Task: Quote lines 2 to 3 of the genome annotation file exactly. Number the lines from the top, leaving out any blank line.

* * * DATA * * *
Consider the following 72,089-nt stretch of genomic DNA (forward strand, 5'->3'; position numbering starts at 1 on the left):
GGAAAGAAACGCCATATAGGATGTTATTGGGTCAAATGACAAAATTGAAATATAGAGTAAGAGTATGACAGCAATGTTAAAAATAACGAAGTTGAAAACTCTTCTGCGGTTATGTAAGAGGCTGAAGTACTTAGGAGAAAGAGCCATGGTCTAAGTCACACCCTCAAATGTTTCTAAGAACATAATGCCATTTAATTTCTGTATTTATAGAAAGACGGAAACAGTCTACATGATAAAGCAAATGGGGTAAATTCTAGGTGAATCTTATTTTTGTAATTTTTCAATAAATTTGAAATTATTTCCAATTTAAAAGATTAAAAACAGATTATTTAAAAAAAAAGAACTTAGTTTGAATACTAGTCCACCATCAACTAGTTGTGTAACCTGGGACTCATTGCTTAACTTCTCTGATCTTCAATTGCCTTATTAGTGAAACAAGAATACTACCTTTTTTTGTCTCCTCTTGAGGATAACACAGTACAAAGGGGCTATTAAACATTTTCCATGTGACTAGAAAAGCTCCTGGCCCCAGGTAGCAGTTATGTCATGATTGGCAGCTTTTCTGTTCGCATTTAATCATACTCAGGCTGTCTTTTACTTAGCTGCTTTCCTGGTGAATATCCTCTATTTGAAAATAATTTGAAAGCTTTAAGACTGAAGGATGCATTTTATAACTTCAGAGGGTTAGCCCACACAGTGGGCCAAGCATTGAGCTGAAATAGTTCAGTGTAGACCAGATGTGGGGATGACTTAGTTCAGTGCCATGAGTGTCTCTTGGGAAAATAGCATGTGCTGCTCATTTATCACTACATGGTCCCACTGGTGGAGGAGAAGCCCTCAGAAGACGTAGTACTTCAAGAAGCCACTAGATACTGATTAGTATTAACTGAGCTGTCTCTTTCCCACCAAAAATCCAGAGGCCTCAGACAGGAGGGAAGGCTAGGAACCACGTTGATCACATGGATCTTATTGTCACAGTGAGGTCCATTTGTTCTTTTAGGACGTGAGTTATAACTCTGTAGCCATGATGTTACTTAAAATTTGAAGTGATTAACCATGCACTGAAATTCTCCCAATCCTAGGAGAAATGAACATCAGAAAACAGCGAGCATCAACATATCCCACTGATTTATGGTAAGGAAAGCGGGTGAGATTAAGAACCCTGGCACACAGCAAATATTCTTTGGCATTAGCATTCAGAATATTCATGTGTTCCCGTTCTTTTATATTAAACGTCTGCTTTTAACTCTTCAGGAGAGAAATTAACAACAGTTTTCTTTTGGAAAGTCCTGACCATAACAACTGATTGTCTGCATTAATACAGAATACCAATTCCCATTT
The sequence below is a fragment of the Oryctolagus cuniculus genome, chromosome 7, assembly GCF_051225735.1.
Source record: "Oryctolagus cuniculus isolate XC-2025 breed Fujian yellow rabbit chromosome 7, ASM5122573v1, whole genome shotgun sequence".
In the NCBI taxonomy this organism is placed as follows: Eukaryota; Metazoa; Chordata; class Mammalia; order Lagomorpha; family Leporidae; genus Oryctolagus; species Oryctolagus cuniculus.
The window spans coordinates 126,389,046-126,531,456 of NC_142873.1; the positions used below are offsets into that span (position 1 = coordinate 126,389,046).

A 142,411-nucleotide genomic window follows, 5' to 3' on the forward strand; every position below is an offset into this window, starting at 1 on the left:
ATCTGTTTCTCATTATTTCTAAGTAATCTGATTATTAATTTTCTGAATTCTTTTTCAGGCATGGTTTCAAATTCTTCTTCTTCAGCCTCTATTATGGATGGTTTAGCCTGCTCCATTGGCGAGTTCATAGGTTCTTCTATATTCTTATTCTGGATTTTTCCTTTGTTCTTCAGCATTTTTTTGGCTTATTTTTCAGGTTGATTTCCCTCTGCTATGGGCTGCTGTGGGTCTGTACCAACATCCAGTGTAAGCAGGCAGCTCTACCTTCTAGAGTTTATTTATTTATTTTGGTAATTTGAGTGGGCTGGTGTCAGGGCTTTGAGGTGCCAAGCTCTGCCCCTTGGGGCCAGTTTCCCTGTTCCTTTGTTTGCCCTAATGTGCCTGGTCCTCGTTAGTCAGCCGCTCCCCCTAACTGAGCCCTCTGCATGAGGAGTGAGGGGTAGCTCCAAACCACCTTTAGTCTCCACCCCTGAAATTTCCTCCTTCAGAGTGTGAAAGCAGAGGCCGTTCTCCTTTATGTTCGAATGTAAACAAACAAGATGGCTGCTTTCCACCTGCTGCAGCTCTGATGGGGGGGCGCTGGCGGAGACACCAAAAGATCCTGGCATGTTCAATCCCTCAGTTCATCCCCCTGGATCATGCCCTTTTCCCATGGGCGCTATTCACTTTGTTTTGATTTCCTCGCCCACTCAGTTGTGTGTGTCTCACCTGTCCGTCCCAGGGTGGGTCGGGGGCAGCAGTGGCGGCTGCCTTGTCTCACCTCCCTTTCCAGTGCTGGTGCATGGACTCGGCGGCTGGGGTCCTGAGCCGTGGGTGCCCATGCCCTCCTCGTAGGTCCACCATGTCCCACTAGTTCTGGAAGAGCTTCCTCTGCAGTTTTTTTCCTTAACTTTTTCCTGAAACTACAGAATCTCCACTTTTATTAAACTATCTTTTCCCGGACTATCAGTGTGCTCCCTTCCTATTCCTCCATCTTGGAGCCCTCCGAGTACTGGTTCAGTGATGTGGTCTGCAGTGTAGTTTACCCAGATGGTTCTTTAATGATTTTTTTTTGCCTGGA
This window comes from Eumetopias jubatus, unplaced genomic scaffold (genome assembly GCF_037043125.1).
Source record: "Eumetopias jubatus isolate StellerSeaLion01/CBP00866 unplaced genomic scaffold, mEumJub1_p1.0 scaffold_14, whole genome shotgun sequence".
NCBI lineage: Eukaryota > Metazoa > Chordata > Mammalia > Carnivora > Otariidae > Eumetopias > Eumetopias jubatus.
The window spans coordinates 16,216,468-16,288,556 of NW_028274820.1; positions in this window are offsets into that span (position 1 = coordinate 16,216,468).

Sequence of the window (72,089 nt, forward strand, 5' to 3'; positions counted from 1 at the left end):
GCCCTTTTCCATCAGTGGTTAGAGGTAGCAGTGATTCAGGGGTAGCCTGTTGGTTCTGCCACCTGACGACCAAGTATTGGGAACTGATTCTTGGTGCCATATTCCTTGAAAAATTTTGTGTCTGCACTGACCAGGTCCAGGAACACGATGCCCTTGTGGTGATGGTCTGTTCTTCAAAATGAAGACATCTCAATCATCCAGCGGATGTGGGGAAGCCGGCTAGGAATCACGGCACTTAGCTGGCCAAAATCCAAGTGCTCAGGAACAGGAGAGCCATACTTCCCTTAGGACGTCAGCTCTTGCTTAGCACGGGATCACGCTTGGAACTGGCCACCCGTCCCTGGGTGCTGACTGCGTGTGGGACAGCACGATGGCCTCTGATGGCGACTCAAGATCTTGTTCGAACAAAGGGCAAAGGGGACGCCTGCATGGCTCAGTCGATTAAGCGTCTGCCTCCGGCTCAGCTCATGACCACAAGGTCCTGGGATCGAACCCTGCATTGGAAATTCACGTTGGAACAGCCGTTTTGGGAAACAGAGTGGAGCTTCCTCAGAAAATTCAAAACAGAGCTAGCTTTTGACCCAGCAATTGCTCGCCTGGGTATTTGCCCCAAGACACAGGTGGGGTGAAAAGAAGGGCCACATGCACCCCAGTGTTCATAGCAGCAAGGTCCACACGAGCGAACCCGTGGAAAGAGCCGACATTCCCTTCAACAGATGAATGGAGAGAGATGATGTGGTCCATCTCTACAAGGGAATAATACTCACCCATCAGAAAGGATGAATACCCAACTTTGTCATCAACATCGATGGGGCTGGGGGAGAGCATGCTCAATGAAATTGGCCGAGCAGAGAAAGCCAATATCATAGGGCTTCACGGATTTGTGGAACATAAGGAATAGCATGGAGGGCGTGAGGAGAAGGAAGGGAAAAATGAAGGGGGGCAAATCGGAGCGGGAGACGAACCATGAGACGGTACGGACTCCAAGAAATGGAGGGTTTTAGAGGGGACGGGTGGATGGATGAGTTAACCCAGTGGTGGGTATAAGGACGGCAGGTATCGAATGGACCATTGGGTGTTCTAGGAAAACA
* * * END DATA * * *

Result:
GGAAAGAAACGCCATATAGGATGTTATTGGGTCAAATGACAAAATTGAAATATAGAGTAAGAGTATGACAGCAATGTTAAAAATAACGAAGTTGAAAACTCTTCTGCGGTTATGTAAGAGGCTGAAGTACTTAGGAGAAAGAGCCATGGTCTAAGTCACACCCTCAAATGTTTCTAAGAACATAATGCCATTTAATTTCTGTATTTATAGAAAGACGGAAACAGTCTACATGATAAAGCAAATGGGGTAAATTCTAGGTGAATCTTATTTTTGTAATTTTTCAATAAATTTGAAATTATTTCCAATTTAAAAGATTAAAAACAGATTATTTAAAAAAAAAGAACTTAGTTTGAATACTAGTCCACCATCAACTAGTTGTGTAACCTGGGACTCATTGCTTAACTTCTCTGATCTTCAATTGCCTTATTAGTGAAACAAGAATACTACCTTTTTTTGTCTCCTCTTGAGGATAACACAGTACAAAGGGGCTATTAAACATTTTCCATGTGACTAGAAAAGCTCCTGGCCCCAGGTAGCAGTTATGTCATGATTGGCAGCTTTTCTGTTCGCATTTAATCATACTCAGGCTGTCTTTTACTTAGCTGCTTTCCTGGTGAATATCCTCTATTTGAAAATAATTTGAAAGCTTTAAGACTGAAGGATGCATTTTATAACTTCAGAGGGTTAGCCCACACAGTGGGCCAAGCATTGAGCTGAAATAGTTCAGTGTAGACCAGATGTGGGGATGACTTAGTTCAGTGCCATGAGTGTCTCTTGGGAAAATAGCATGTGCTGCTCATTTATCACTACATGGTCCCACTGGTGGAGGAGAAGCCCTCAGAAGACGTAGTACTTCAAGAAGCCACTAGATACTGATTAGTATTAACTGAGCTGTCTCTTTCCCACCAAAAATCCAGAGGCCTCAGACAGGAGGGAAGGCTAGGAACCACGTTGATCACATGGATCTTATTGTCACAGTGAGGTCCATTTGTTCTTTTAGGACGTGAGTTATAACTCTGTAGCCATGATGTTACTTAAAATTTGAAGTGATTAACCATGCACTGAAATTCTCCCAATCCTAGGAGAAATGAACATCAGAAAACAGCGAGCATCAACATATCCCACTGATTTATGGTAAGGAAAGCGGGTGAGATTAAGAACCCTGGCACACAGCAAATATTCTTTGGCATTAGCATTCAGAATATTCATGTGTTCCCGTTCTTTTATATTAAACGTCTGCTTTTAACTCTTCAGGAGAGAAATTAACAACAGTTTTCTTTTGGAAAGTCCTGACCATAACAACTGATTGTCTGCATTAATACAGAATACCAATTCCCATTT
The sequence below is a fragment of the Oryctolagus cuniculus genome, chromosome 7, assembly GCF_051225735.1.